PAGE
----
Mr Gove has ordered an official inquiry into the scandal and the regulator, Ofqual, must report back before Christmas. Chief executive Glenys Stacey has outlined a number of possible sanctions including pulling ‘examinations set for January and for next summer with awarding bodies providing substitute scripts’.

The Education Secretary said he is preparing to reform the exam system early in the new year, but is awaiting the findings of the investigation before finalising his proposals. His current plans would see exam boards compete to provide a single exam for each subject.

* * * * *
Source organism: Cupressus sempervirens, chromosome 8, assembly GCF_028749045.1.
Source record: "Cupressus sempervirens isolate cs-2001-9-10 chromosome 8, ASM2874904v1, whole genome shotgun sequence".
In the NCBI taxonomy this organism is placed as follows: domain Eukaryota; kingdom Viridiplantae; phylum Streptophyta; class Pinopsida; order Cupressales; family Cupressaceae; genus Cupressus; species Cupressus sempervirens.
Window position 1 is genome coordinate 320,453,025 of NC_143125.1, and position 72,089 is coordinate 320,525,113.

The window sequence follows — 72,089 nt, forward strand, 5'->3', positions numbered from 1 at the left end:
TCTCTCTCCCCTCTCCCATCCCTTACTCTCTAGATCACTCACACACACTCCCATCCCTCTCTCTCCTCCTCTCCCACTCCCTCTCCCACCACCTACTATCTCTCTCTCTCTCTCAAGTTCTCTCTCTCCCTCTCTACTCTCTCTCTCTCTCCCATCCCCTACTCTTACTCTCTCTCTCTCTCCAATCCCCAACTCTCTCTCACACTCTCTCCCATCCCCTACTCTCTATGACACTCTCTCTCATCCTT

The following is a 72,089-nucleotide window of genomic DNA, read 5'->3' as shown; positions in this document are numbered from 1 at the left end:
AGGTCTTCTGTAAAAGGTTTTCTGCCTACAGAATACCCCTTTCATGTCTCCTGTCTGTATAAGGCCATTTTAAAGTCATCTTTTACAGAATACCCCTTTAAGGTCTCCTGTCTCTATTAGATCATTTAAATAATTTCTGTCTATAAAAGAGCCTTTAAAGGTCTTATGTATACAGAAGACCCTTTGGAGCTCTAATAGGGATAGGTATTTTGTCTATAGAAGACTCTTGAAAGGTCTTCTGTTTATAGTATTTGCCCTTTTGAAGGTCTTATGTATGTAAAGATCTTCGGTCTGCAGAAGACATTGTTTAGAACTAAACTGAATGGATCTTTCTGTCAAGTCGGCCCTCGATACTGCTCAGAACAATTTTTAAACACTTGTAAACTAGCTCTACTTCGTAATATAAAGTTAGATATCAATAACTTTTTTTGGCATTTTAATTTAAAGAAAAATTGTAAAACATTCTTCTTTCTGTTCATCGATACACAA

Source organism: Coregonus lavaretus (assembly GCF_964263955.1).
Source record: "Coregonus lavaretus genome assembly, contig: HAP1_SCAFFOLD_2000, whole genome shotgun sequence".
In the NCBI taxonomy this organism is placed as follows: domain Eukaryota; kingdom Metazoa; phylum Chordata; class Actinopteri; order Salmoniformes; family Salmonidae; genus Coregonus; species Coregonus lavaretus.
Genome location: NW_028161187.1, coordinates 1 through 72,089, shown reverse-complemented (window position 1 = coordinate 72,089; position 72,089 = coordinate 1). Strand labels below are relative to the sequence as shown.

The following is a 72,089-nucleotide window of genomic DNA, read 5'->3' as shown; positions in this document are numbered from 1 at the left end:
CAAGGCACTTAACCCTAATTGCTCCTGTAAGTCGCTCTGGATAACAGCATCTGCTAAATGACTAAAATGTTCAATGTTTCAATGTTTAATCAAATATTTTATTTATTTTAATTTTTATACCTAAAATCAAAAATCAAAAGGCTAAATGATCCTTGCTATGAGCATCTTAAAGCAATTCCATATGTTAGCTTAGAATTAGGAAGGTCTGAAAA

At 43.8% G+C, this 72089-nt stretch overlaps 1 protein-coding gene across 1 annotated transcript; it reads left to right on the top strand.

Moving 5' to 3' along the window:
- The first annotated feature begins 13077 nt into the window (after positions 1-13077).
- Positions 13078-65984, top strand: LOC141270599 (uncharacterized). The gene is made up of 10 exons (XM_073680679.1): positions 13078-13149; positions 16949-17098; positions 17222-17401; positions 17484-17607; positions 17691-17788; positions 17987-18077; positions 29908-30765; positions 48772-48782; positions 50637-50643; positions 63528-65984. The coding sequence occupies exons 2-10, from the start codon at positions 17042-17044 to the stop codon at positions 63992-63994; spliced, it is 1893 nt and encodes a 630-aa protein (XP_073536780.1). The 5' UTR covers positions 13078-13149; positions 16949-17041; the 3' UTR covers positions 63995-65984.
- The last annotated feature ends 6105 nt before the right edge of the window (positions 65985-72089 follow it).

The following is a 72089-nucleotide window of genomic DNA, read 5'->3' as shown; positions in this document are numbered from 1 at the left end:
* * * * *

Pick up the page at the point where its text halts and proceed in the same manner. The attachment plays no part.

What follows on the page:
‘The first response that most people understandably have is, “Why don’t you just have one exam board?”’ he said last night.

‘And as someone who grew up in Scotland I naturally sympathise, because we just had one exam board. I think it is the most compelling answer at the moment. But I owe it to students and to teachers to let the investigators come up with their recommendations.... and present all the facts.’


Big jump in university fees for maths and science study at a time when Australia needs more such students, not fewer

AUSTRALIA'S ambition to become the "clever country" is in tatters because it cannot produce enough experts in the two most critical disciplines - mathematics and science.

Top scientists and mathematicians, furious about the Gillard Government's $400 million cut in HECS fee relief and axed school science programs, warn Australia is in serious danger of losing its mantle as a world leader in education.